Restoring UK seas could provide £50bn boost

Restoring the UK’s seas could pump £50bn into the economy by 2050, bringing thousands of new jobs, huge climate benefits, and wildlife restoration, new analysis suggests.


In a report by Sky Ocean Rescue and the Worldwide Fund for Nature (WWF), the researchers claim that restoring seas to full health would create 100,000 clean energy jobs – mostly in marine renewables – and mitigate the worst effects of climate change by protecting and restoring natural carbon sinks, such as kelp forests and seagrass meadows. 

Moreover, bringing industrial trawling to an end and allowing fish stocks to recover could allow the UK to land an extra 442,000 tonnes of fish every year, worth £440m, and support an additional 6,600 jobs.  

The report calls for urgent action and investment from the UK government to address the “chronic health” of seas, including a new ‘Ocean Recovery Strategy’ this year to restore marine habitats by 2030.

“Every second breath of oxygen we take comes from the ocean, but the pressures we are placing on UK seas, from pollution to overfishing, means they now need urgent life support,” said WWF chief executive Tanya Steele

“We must invest to unlock the potential of the marine economy, to create tens of thousands of jobs both offshore and onshore. If the UK is to show leadership at COP26 in Glasgow this year, our governments must work with us to put ocean recovery at the centre of our journey to net zero.”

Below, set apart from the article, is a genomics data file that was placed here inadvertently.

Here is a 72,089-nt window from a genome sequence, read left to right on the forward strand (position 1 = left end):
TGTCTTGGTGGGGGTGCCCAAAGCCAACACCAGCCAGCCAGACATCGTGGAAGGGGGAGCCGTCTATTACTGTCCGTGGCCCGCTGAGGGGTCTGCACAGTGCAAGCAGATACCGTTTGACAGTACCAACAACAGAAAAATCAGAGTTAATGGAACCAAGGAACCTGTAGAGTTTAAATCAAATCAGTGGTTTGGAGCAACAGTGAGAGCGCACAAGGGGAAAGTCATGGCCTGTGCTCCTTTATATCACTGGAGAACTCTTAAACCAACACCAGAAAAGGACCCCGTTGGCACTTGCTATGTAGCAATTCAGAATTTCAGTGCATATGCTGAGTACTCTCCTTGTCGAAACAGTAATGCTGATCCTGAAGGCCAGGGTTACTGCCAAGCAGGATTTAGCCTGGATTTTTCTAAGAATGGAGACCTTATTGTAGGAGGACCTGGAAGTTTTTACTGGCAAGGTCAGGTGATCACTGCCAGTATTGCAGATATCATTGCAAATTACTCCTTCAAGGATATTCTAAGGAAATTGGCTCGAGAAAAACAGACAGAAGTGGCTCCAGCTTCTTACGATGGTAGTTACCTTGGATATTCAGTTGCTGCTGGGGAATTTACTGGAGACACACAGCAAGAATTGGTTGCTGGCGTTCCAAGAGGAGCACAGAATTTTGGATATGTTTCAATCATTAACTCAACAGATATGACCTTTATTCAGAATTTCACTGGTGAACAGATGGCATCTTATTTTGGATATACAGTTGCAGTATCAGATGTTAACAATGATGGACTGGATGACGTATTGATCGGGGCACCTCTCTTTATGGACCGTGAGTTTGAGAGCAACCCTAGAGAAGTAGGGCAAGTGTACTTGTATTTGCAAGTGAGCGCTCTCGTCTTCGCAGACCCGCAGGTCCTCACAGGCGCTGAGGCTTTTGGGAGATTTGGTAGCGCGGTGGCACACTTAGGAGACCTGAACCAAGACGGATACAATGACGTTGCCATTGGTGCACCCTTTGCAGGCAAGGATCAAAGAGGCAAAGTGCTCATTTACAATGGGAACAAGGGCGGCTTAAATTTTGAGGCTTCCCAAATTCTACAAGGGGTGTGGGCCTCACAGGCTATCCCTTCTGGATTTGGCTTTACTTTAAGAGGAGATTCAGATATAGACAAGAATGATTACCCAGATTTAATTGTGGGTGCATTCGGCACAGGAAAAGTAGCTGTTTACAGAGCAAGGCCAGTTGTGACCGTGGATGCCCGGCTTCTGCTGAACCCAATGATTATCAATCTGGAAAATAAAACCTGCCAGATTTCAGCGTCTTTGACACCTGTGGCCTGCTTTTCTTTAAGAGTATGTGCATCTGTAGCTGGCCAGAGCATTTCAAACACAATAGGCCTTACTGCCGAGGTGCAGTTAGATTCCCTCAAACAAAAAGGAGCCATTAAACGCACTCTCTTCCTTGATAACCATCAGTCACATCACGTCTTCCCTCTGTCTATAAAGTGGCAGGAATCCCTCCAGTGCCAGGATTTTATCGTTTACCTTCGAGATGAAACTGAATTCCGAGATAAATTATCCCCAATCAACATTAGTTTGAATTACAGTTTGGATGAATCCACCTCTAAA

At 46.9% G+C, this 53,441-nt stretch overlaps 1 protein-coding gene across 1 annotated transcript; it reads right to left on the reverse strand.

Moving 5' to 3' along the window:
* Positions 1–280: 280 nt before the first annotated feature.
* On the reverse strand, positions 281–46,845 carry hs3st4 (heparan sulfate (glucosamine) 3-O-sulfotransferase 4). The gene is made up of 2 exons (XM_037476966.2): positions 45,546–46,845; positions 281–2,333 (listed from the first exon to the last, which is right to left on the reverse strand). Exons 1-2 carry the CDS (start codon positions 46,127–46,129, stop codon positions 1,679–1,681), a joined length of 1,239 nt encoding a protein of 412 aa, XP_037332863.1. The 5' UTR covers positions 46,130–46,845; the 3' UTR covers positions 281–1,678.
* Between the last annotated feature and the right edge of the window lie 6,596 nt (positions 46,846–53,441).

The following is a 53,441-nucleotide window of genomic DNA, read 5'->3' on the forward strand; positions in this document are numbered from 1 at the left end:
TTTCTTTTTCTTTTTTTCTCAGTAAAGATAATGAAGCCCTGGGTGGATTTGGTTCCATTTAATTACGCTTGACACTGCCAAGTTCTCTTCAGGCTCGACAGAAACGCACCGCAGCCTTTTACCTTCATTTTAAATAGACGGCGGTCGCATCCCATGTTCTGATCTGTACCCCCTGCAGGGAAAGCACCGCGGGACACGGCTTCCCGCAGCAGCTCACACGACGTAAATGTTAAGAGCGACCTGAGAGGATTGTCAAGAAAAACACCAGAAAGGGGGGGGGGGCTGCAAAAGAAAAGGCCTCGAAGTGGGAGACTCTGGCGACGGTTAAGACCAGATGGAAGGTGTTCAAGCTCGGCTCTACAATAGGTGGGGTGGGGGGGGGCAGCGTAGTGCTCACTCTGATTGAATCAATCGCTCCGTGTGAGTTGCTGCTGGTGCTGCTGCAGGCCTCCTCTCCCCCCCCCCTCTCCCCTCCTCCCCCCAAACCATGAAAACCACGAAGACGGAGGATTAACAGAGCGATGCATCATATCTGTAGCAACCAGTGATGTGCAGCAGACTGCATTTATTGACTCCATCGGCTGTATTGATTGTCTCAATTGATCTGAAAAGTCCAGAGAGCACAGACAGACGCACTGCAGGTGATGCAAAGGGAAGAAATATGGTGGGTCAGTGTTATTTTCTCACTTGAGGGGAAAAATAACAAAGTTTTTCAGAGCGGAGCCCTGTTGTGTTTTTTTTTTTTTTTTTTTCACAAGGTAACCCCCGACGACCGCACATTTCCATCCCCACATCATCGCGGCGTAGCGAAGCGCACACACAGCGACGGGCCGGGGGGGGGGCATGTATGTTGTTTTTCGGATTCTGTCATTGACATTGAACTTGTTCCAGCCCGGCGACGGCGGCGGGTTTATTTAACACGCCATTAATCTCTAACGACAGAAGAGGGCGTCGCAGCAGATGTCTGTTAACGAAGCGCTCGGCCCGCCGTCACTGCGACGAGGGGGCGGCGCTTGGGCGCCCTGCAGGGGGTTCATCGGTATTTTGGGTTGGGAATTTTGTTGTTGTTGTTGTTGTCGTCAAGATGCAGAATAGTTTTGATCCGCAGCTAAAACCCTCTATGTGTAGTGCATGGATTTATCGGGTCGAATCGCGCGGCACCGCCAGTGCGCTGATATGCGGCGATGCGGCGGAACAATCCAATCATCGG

The report highlights how an estimated 85% of saltmarshes, and 95% of oyster reefs have been lost, while seagrass meadows – capable of capturing and storing vast amounts of carbon quicker than rainforest – have also suffered a 90% decline.

It claims that over-fishing and poor regulation of protected areas have decimated fish stocks, with projected declines of 15% in the Celtic seas, and 35% in the North Sea by 2050 if action is not taken to halt and reverse unsustainable and destructive practices. 

Continuing on the current path will result in a loss of fisheries and coastal ecosystems costing the UK £15bn by 2050, according to the report.

Climate change is also thought to be having a major impact, and is expected to cost the fishing industry an estimated £1.5bn over the next three decades, while warming waters are increasing  acidification and putting enormous pressure on marine ecosystems.

“The health of our oceans and climate change are inextricably linked,” said Jeremy Darroch, executive chairman at Sky and WWF-UK ambassador. “It is critical that we invest in positive solutions for ocean and climate recovery that help us build back from the global crisis in the right way.”


Image credit: iStock


Chris Seekings is a reporter for TRANSFORM

Back to Top